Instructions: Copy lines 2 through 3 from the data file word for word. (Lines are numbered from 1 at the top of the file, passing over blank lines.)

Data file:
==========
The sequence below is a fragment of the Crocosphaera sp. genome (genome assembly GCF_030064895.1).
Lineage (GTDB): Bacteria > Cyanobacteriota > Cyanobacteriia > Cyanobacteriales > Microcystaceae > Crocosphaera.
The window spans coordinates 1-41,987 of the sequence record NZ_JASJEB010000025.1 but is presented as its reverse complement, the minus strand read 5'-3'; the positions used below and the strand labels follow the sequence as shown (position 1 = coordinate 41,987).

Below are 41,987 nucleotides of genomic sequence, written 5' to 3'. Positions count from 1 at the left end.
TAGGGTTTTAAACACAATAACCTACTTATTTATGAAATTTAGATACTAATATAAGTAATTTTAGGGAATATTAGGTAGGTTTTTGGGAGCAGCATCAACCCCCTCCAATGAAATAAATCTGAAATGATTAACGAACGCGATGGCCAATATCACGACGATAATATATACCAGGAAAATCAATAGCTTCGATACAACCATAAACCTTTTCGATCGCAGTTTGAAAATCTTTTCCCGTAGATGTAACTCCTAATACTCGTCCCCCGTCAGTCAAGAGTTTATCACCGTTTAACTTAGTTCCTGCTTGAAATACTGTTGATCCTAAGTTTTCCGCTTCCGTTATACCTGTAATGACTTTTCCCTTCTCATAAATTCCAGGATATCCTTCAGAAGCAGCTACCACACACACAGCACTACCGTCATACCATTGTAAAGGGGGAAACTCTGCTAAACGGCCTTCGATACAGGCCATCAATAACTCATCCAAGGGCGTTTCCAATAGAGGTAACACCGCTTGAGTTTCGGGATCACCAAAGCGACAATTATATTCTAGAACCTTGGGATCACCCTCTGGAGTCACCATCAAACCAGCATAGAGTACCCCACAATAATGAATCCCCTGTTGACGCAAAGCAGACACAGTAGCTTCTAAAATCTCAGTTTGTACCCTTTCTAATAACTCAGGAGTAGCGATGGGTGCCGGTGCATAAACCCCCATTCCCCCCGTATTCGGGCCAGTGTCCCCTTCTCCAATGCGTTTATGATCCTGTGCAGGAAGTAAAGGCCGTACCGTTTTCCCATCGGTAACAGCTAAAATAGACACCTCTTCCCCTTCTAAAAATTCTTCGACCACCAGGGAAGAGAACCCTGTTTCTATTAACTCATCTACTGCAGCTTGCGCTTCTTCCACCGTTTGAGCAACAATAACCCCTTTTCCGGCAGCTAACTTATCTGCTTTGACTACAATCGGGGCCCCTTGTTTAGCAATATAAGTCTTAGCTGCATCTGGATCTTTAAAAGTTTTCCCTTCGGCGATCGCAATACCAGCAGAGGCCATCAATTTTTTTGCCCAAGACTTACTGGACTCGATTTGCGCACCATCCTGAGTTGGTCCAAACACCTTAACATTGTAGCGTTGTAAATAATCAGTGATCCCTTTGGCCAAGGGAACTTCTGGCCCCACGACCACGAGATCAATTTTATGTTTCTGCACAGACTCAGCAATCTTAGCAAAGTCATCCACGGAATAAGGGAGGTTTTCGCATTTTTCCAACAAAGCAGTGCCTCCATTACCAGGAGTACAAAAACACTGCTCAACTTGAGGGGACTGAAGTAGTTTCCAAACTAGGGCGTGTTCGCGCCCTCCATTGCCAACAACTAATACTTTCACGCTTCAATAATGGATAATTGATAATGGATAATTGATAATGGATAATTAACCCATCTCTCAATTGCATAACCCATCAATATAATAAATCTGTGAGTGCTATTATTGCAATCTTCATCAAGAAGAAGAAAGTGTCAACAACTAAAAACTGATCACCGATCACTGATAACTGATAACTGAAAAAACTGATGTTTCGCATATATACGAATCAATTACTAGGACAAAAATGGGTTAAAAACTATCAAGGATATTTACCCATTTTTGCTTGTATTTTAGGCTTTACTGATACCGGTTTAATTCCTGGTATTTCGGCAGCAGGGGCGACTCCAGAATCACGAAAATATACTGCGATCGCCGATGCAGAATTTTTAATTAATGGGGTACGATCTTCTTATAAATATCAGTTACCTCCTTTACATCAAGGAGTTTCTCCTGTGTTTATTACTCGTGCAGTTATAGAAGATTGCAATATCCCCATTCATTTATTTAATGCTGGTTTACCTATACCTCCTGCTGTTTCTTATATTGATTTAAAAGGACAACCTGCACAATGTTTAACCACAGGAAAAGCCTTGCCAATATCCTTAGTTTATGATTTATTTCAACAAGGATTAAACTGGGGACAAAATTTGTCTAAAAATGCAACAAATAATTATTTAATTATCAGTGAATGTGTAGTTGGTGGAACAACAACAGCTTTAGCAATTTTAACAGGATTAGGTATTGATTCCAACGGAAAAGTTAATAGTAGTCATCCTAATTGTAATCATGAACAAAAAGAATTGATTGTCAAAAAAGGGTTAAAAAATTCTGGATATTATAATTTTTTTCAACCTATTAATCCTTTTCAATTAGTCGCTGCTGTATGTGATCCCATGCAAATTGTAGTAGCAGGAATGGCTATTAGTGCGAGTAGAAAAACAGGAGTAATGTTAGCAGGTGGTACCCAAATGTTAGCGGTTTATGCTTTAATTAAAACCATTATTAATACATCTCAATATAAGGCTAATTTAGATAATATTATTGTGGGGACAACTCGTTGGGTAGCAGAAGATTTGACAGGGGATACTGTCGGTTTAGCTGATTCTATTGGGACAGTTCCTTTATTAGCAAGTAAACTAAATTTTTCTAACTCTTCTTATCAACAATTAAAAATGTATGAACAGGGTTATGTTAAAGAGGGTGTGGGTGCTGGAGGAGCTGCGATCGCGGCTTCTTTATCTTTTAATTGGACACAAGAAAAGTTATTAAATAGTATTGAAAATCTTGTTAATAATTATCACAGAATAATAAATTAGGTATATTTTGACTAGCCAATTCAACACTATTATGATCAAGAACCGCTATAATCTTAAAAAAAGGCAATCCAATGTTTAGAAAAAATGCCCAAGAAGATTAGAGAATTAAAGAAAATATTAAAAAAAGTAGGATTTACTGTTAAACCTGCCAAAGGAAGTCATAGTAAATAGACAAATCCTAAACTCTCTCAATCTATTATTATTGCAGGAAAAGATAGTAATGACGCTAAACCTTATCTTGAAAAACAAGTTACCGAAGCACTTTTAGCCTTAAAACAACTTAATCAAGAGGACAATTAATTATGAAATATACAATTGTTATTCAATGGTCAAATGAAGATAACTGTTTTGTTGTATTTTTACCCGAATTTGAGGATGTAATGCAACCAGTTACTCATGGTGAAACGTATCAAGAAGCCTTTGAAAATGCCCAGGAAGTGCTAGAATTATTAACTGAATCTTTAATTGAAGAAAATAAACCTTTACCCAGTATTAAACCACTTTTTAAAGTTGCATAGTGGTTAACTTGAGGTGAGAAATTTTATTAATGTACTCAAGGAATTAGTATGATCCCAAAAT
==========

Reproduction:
Lineage (GTDB): Bacteria > Cyanobacteriota > Cyanobacteriia > Cyanobacteriales > Microcystaceae > Crocosphaera.
The window spans coordinates 1-41,987 of the sequence record NZ_JASJEB010000025.1 but is presented as its reverse complement, the minus strand read 5'-3'; the positions used below and the strand labels follow the sequence as shown (position 1 = coordinate 41,987).